Thanks, I've bookmarked this. I actually bought a new "clicky"
torque wrench when I did the brakes on the Sonata; figured it
might be a reason why so many people were having warped rotors.
since I put new rotors all around, I figured it behooved me to
make sure they were torqued correctly.
Of course, the first thing that happened after I did the brakes
is I took the car in for inspection...and they removed the tires
(I presume, it says they did) and torqued them to heaven knows what.
When I get it inspected this time, maybe I will check the
torque. I didn't have the huevos to *tell* a tire shop what to
torque my wheels to. Still, you never really know, the "tire pro"
may be some ape who thinks "all lug nuts must be tightened as
tight as they will go with the pneumatic wrench".
"I suspect you're an arrogant little pissant who grew up in the
Red Bull generation." - CJW
I take a copy of the torque setting into any mechanic I go to.
Since I mostly go to the same place, the guy already knows the
settings. He's the one who replaced my tires and rotates/balances them
as needed. It's a real PITA to use a torque wrench to set them and I
still think that should be a recall by Hyundai. The damage that can be
done is beyond just the rotors. It can also damage the bearing, hub,
wheel rim and cause vibration and shimmy to the steering wheel. It's a
serious problem that Hyundai should have addressed to each and every
vehicle with this problem, IMO.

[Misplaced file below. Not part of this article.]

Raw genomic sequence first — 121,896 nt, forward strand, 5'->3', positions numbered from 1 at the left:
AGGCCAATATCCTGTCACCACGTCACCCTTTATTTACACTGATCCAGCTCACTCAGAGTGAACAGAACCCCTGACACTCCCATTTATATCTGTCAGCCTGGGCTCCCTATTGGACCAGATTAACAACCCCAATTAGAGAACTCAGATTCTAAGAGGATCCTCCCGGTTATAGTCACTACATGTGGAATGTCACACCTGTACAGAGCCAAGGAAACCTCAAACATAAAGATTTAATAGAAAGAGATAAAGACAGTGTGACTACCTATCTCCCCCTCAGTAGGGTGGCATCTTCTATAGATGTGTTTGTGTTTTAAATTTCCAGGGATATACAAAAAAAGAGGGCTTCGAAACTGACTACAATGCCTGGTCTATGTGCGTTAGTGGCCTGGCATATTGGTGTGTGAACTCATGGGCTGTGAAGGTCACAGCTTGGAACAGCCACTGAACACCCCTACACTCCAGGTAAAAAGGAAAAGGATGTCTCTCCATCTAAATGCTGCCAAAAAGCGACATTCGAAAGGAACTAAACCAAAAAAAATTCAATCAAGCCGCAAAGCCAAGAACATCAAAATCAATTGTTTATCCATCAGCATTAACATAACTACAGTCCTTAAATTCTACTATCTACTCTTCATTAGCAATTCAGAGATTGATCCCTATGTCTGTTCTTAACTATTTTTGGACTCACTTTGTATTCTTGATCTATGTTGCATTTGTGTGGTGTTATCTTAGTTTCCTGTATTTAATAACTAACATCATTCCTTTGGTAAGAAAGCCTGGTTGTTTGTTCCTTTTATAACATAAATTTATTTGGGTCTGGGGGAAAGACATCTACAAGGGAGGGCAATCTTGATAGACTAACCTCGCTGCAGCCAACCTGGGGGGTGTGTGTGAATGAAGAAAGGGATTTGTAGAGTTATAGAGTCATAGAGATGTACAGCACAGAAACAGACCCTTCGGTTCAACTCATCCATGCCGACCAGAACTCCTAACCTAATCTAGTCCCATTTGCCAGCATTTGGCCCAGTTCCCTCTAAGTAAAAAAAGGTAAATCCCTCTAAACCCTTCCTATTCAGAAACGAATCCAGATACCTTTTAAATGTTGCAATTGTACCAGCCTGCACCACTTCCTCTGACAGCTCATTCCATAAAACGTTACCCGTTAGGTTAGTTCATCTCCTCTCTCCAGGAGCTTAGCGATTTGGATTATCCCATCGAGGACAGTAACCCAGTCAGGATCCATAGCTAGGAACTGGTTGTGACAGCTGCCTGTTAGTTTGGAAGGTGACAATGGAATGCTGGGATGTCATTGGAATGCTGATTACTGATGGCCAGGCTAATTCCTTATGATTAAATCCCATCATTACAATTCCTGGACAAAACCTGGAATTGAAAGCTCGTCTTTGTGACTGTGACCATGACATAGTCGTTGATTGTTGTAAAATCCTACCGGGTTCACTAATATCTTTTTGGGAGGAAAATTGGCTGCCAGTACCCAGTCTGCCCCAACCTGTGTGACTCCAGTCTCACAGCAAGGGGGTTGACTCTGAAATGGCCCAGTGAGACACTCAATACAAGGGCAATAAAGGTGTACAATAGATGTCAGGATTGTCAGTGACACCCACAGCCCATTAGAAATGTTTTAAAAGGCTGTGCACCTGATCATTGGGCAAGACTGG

This is good, but if the mechanic doesn't already have access to such
basic information about your Hyundai, do you really want him working on it?
Why is it hard to use a torque wrench on your lug nuts? I rotate my own
tires on my Sonata and torquing the lug nuts on a Sonata is no harder
than any other car I have owned. What model Hyundai do you have?
How does improper torque damage the bearing and hub? Yes, it can damage
the wheel rim over time. It is very unlikely to case vibration or
shimmy unless the overtorque is so high that you break several lug studs
or the undertorque so low that several lug nuts come loose.
You seem prone to exaggeration. :-)
It's the info that came out on the service bulletin on my 2004 Sonata.
Bulletin number 04-50-005.
Most shops don't look up each and every vehicle to see if there's a
setting for the lug nuts. And I never said it was hard, just that I
make ANY shop that's going to take a wheel off of my car aware of this
You said it was a PITA, which generally indicates that something is hard
to do. If it was easy, it wouldn't be a PITA.
Then you said there should be a recall. A recall because a mechanic
can't look up a torque value? Why?
Do you have a copy of the SB? They really said that improper torque of
lug nuts can cause all of the issues you listed?
Yes, the SB says all that. After re-reading it, the only thing it
doesn't mention is the bearing. As for it being a PITA, it is. But not
for me, I don't rotate my own tires. I get free rotation and
It a pain because it's something I have to watch to make sure the
mechanic does it properly. Here's a link to the SB.
Seems fairly benign if a little on the sensational side. However, I
still don't see why it is a PITA. Torquing the lug nuts on a Hyundai
looks no different to me than any other car. I still don't see the
reason for your claim for a recall.
It *is* no different than any other car. It's the mechanic's job to
know the proper torque or to look it up-- on every car on which he (re)
installs wheels. Practically speaking, most cars are 80 or 100 lb-ft,
so remembering the exceptions isn't that difficult. For those that
have trouble remembering the exceptions, there are books and charts
that have this information.
Similarly, a recall does nothing to insure the next mechanic that
works on your car torques the wheels correctly. If your mechanic
cannot be trusted to properly torque your wheels, methinks you need
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